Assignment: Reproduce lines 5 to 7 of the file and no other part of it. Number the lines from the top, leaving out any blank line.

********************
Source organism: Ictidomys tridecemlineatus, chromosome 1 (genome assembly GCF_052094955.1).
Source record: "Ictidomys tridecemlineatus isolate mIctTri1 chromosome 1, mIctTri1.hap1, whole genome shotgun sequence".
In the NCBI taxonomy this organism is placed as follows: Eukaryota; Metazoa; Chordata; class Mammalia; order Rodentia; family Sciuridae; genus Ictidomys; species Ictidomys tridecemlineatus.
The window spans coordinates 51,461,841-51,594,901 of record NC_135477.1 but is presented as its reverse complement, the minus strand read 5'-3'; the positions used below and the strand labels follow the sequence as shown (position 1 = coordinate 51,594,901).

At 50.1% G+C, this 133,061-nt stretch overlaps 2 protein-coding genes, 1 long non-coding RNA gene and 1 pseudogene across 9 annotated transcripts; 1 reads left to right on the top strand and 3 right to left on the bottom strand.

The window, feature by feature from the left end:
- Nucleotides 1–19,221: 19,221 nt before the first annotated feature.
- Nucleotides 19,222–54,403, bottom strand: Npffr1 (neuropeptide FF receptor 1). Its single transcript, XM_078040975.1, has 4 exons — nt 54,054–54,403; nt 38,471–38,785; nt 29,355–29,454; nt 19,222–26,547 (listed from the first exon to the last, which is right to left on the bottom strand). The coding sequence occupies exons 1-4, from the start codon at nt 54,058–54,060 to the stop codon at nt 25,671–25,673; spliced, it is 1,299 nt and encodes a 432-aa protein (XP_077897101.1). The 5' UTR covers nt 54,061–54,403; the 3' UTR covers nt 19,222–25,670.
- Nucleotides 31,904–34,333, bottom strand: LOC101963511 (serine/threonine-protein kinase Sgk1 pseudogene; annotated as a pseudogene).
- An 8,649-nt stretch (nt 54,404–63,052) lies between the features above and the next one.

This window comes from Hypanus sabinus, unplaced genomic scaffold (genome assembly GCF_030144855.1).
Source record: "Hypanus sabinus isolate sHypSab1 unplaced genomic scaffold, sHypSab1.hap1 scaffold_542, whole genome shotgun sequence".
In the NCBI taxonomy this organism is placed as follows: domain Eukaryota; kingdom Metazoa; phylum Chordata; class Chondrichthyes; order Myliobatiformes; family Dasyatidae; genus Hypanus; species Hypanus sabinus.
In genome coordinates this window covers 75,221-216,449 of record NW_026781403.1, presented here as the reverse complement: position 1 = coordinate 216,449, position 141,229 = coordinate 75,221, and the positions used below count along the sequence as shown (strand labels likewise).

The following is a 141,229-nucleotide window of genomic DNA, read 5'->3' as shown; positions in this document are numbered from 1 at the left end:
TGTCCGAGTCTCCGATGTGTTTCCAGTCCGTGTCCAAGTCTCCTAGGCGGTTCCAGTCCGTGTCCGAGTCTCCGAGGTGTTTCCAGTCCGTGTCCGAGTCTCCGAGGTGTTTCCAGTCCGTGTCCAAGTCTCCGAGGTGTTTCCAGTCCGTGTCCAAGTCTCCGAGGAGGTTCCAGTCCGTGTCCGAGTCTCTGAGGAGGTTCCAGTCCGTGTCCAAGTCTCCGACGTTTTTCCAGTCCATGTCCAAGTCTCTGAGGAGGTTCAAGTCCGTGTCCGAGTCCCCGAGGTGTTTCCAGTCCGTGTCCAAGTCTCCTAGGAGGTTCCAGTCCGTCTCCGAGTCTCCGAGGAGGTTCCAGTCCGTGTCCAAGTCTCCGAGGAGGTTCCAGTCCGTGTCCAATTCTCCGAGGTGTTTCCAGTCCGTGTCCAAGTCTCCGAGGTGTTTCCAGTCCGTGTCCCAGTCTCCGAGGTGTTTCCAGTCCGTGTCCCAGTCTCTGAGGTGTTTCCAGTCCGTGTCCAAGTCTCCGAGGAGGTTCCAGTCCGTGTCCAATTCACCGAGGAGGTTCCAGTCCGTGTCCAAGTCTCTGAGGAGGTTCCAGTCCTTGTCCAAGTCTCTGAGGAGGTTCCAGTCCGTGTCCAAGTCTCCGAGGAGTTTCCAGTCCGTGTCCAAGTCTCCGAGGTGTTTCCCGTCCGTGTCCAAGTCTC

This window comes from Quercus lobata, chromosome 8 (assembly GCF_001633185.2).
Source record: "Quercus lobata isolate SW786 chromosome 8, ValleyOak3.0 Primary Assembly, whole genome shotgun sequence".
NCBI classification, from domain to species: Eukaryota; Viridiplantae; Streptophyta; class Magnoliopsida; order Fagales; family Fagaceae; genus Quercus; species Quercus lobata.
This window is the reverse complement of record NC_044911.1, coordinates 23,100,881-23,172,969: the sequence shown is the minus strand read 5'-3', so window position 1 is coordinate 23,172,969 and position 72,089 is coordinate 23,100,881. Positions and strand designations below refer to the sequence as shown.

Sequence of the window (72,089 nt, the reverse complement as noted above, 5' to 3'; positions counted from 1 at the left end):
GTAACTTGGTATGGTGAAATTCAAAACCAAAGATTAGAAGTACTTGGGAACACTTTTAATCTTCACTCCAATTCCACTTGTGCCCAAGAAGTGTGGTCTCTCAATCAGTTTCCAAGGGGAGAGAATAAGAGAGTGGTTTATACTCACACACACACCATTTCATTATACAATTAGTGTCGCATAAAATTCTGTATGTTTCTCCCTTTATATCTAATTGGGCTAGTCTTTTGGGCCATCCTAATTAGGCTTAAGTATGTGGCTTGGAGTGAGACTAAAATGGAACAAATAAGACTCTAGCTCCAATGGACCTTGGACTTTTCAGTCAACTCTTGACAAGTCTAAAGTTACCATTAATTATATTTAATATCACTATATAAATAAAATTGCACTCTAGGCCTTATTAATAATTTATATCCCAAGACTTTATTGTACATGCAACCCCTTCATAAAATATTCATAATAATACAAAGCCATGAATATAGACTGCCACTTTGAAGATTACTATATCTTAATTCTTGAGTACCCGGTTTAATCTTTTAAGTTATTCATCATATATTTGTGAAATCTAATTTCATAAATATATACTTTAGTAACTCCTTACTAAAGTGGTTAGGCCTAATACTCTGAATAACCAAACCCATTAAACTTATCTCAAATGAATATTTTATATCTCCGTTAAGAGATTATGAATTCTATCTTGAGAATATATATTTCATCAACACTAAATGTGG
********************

At 50.1% G+C, this 133,061-nt stretch overlaps 2 protein-coding genes, 1 long non-coding RNA gene and 1 pseudogene across 9 annotated transcripts; 1 reads left to right on the top strand and 3 right to left on the bottom strand.

The window, feature by feature from the left end:
- Nucleotides 1–19,221: 19,221 nt before the first annotated feature.